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Research In Motion appears to be tech’s favorite punching bag now, and the company is undoubtedly providing some reasons for others to take shots. RIM’s announcement that it will fall short of the market’s earnings expectations for its most recent quarter is one good example.
But don’t think of the RIM PlayBook as a reason to look down at RIM or the BlackBerry franchise. Technically, the product is just as sound and perhaps even more elegant that Apple’s iPad -- and certainly it’s as physically attractive at launch as the iPad.
RIM’s challenge isn’t as much with its own technology as with others.’ Namely, it’s getting killed in the ISV market as app developers follow the money to iOS and Android platforms. After looking at and evaluating the PlayBook, we’ve one conclusion:
The PlayBook is a magnificent product that could reignite the old flames of its legions of “CrackBerry” devotees. Its fit and finish, look and feel and brilliant screen and touch keyboard are markedly better than the iPad.
The CRN Test Center has found a number strengths, and number of weaknesses with the PlayBook (just as many found strengths and weaknesses with the first iPads and iPhones.) There are challenges and opportunities. RIM is making a number of announcements this week on software and apps that will make the PlayBook even better if they work, but from our initial PlayBook look, here is why we think it can be great:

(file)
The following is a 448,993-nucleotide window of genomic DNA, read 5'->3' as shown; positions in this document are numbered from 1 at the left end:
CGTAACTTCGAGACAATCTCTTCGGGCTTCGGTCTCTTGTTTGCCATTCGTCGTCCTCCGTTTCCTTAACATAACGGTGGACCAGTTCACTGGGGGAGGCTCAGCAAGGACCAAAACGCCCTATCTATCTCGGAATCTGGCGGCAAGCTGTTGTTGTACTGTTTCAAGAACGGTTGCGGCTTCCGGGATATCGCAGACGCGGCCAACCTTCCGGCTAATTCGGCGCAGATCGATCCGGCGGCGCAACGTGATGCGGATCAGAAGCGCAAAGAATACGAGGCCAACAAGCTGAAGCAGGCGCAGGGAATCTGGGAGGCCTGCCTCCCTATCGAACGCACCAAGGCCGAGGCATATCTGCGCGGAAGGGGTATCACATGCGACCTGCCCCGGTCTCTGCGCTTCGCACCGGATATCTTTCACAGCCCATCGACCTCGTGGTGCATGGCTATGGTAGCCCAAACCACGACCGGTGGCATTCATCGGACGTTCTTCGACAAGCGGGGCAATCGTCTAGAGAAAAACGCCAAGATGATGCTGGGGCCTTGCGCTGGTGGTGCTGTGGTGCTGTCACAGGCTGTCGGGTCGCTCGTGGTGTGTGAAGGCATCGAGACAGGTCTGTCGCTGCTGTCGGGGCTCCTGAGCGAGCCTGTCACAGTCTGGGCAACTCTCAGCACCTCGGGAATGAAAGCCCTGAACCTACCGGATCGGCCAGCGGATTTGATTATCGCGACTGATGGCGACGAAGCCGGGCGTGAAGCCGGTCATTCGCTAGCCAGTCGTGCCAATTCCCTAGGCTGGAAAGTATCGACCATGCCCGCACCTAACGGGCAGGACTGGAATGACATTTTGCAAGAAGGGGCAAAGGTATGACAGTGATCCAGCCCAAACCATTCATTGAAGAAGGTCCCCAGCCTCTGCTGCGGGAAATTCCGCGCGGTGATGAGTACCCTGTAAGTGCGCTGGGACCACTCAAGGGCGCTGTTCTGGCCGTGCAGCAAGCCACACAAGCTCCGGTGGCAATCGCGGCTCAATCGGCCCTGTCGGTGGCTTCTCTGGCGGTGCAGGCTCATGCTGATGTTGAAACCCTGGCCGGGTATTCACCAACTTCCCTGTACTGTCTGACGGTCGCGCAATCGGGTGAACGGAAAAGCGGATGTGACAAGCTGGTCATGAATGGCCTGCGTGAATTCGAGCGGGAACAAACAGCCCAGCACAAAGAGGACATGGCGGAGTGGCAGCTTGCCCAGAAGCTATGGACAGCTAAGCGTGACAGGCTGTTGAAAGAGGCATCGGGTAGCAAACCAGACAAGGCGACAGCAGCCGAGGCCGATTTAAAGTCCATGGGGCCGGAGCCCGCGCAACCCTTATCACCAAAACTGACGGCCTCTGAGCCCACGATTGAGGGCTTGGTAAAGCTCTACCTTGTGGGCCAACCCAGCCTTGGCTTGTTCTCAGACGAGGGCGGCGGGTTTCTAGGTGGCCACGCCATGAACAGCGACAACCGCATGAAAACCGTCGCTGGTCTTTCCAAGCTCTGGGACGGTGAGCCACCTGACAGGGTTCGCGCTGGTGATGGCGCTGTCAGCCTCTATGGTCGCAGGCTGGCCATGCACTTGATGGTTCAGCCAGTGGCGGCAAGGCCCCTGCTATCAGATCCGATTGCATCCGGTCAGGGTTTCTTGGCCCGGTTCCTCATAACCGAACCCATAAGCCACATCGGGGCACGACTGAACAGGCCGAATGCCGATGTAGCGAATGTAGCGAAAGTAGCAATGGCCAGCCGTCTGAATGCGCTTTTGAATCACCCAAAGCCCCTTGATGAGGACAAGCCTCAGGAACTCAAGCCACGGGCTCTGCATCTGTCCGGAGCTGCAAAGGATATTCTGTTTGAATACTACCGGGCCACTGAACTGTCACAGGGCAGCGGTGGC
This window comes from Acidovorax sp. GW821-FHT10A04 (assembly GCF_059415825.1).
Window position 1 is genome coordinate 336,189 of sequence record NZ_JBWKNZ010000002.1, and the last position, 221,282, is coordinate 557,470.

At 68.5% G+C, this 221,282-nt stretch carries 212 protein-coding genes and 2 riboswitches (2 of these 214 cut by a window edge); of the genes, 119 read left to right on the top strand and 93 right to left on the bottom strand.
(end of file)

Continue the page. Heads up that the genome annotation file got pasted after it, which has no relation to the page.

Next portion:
-- Its size is perfect. Built at 5.1 inches by 7.6 inches wide, it’s a few ounces under a pound. While it can’t exactly fit into a jacket pocket like a phone, it’s easier to clasp in your hand than an iPad. It’s lightly rubberized casing makes it wonderful to grip. It just feels right;
-- Its 7-inch display is so bright, vivid and clear -- with HD video quality at 1080p playback -- it makes it the best display in its class that we’ve seen. It views bigger than seven inches;
-- Its touch keyboard is what you’d expect from BlackBerry: best in class. It allows for a slightly higher degree of accuracy than an iPad, and, frankly, a much higher degree of accuracy than several Android devices we’ve seen. RIM has gotten this part right, and to many that will be a really big deal;
-- Its price starts at $449 for a 16-GB version, and it tracks iPad pricing closely up the capacity ladder. That makes it competitive out of the gate on a cost-of-acquisition basis;
-- Its on-board camera is outstanding -- at least as good as any other device-based camera on the market now;
-- The swiping actions aren’t as straightforward and intuitive as with Apple’s iOS devices, but the touch feels slightly more sensitive and quicker to get a response;
-- With its BlackBerry Bridge, it’s built to integrate with other BlackBerry data and enterprise technology -- and in a secure environment. The more risk-averse enterprises may find the PlayBook head and shoulders above Android devices in this area;
-- The platform encrypts corporate data and keeps it securely walled off from non-corporate data on the same tablet. This will provide a level of security in the enterprise that other devices just don’t offer.